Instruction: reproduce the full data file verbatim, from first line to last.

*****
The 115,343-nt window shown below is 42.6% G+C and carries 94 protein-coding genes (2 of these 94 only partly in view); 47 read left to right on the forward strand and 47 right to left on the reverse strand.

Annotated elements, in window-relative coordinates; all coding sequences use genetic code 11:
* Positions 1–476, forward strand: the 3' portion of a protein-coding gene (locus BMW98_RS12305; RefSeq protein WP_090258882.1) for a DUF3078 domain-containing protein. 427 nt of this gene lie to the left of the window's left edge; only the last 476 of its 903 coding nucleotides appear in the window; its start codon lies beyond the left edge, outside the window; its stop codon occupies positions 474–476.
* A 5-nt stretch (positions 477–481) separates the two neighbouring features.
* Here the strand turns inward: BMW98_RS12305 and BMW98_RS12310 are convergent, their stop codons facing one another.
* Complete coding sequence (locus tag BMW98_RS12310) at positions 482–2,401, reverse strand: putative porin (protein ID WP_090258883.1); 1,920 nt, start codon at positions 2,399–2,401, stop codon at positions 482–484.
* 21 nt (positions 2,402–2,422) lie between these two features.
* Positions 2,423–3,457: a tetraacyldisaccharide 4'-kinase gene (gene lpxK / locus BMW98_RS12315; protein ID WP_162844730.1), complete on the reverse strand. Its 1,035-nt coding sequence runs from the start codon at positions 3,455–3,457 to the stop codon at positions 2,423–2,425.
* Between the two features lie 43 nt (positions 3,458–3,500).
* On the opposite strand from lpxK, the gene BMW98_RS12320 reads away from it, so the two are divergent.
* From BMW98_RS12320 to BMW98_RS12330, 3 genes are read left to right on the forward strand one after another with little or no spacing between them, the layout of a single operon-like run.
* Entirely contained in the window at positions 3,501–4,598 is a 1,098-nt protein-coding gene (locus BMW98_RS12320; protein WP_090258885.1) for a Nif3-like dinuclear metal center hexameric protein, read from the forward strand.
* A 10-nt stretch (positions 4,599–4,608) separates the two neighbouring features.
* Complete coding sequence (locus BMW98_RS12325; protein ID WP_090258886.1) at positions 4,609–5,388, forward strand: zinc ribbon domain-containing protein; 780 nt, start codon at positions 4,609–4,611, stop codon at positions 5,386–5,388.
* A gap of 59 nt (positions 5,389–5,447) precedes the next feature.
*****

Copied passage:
The 115,343-nt window shown below is 42.6% G+C and carries 94 protein-coding genes (2 of these 94 only partly in view); 47 read left to right on the forward strand and 47 right to left on the reverse strand.

Annotated elements, in window-relative coordinates; all coding sequences use genetic code 11:
* Positions 1–476, forward strand: the 3' portion of a protein-coding gene (locus BMW98_RS12305; RefSeq protein WP_090258882.1) for a DUF3078 domain-containing protein. 427 nt of this gene lie to the left of the window's left edge; only the last 476 of its 903 coding nucleotides appear in the window; its start codon lies beyond the left edge, outside the window; its stop codon occupies positions 474–476.
* A 5-nt stretch (positions 477–481) separates the two neighbouring features.
* Here the strand turns inward: BMW98_RS12305 and BMW98_RS12310 are convergent, their stop codons facing one another.
* Complete coding sequence (locus tag BMW98_RS12310) at positions 482–2,401, reverse strand: putative porin (protein ID WP_090258883.1); 1,920 nt, start codon at positions 2,399–2,401, stop codon at positions 482–484.
* 21 nt (positions 2,402–2,422) lie between these two features.
* Positions 2,423–3,457: a tetraacyldisaccharide 4'-kinase gene (gene lpxK / locus BMW98_RS12315; protein ID WP_162844730.1), complete on the reverse strand. Its 1,035-nt coding sequence runs from the start codon at positions 3,455–3,457 to the stop codon at positions 2,423–2,425.
* Between the two features lie 43 nt (positions 3,458–3,500).
* On the opposite strand from lpxK, the gene BMW98_RS12320 reads away from it, so the two are divergent.
* From BMW98_RS12320 to BMW98_RS12330, 3 genes are read left to right on the forward strand one after another with little or no spacing between them, the layout of a single operon-like run.
* Entirely contained in the window at positions 3,501–4,598 is a 1,098-nt protein-coding gene (locus BMW98_RS12320; protein WP_090258885.1) for a Nif3-like dinuclear metal center hexameric protein, read from the forward strand.
* A 10-nt stretch (positions 4,599–4,608) separates the two neighbouring features.
* Complete coding sequence (locus BMW98_RS12325; protein ID WP_090258886.1) at positions 4,609–5,388, forward strand: zinc ribbon domain-containing protein; 780 nt, start codon at positions 4,609–4,611, stop codon at positions 5,386–5,388.
* A gap of 59 nt (positions 5,389–5,447) precedes the next feature.